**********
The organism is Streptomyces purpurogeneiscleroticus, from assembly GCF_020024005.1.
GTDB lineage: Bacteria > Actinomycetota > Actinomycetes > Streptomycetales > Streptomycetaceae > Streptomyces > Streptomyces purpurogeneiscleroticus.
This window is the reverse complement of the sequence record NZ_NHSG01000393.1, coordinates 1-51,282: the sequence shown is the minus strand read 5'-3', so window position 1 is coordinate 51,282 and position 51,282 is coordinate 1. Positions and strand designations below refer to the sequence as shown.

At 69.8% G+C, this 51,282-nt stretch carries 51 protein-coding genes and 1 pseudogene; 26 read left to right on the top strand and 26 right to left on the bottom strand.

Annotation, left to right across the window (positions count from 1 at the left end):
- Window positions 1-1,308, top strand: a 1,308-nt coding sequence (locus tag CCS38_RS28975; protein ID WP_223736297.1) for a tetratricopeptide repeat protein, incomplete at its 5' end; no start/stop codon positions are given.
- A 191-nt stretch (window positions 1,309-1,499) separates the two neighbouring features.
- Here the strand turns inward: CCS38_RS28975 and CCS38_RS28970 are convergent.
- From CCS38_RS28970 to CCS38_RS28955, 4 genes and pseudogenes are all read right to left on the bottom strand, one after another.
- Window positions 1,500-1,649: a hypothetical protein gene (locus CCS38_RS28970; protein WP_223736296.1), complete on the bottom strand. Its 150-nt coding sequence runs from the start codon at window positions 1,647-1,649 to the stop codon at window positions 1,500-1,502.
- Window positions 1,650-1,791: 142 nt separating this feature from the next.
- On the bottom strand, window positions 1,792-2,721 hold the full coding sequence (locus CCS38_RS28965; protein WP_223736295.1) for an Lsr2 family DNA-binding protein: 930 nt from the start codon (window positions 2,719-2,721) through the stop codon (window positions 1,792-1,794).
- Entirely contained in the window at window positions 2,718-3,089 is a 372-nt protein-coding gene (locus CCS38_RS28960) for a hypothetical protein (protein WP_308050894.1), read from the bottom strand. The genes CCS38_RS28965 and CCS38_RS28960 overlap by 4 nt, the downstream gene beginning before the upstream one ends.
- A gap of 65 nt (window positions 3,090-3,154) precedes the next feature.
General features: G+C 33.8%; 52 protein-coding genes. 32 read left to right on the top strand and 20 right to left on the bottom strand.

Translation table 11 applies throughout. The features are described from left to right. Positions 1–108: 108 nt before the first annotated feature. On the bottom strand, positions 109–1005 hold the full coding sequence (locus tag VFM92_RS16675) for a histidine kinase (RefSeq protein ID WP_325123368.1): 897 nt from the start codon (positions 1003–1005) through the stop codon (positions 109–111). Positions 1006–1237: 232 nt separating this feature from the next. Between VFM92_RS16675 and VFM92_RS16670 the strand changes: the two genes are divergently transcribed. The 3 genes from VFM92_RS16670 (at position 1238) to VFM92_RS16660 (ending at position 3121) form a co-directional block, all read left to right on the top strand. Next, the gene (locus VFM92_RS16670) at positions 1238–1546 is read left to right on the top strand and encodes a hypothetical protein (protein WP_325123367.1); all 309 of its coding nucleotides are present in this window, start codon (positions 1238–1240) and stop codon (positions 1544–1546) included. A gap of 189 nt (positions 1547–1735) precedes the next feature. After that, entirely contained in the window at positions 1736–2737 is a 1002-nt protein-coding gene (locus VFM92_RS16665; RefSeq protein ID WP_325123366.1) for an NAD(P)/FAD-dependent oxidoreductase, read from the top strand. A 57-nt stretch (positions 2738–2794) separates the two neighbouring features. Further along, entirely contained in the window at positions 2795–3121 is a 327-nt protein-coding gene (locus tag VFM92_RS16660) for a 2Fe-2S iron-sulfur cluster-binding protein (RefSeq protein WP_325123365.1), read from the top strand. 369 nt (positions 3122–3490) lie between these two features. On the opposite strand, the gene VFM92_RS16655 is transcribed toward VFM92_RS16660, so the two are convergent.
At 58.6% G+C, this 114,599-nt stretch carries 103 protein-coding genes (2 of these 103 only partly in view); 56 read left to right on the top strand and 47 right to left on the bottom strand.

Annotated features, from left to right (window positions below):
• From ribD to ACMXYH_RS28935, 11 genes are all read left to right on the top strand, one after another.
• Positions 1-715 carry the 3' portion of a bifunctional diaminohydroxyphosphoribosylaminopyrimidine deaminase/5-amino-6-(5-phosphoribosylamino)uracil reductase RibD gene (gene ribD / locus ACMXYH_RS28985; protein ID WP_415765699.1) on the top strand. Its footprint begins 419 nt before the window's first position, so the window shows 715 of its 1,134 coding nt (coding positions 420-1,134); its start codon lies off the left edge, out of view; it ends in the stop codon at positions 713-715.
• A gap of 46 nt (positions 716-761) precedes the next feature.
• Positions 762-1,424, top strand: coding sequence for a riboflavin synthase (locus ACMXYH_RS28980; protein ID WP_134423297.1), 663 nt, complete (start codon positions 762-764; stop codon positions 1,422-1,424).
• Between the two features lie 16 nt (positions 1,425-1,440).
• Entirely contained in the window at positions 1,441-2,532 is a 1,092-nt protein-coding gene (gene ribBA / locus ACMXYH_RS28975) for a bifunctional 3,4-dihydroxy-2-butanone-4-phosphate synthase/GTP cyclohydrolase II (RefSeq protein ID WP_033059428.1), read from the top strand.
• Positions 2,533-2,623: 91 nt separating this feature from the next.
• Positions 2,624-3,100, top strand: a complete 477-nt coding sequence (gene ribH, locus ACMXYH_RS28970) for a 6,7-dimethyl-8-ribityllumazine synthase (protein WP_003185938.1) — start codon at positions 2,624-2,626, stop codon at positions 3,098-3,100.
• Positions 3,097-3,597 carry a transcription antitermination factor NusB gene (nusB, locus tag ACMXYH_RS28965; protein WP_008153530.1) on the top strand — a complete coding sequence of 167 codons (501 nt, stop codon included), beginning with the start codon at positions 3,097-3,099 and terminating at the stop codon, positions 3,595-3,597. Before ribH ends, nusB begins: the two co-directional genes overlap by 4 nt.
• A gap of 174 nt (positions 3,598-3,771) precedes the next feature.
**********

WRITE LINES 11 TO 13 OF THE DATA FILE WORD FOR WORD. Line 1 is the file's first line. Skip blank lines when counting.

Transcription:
- Window positions 1,650-1,791: 142 nt separating this feature from the next.
- On the bottom strand, window positions 1,792-2,721 hold the full coding sequence (locus CCS38_RS28965; protein WP_223736295.1) for an Lsr2 family DNA-binding protein: 930 nt from the start codon (window positions 2,719-2,721) through the stop codon (window positions 1,792-1,794).
- Entirely contained in the window at window positions 2,718-3,089 is a 372-nt protein-coding gene (locus CCS38_RS28960) for a hypothetical protein (protein WP_308050894.1), read from the bottom strand. The genes CCS38_RS28965 and CCS38_RS28960 overlap by 4 nt, the downstream gene beginning before the upstream one ends.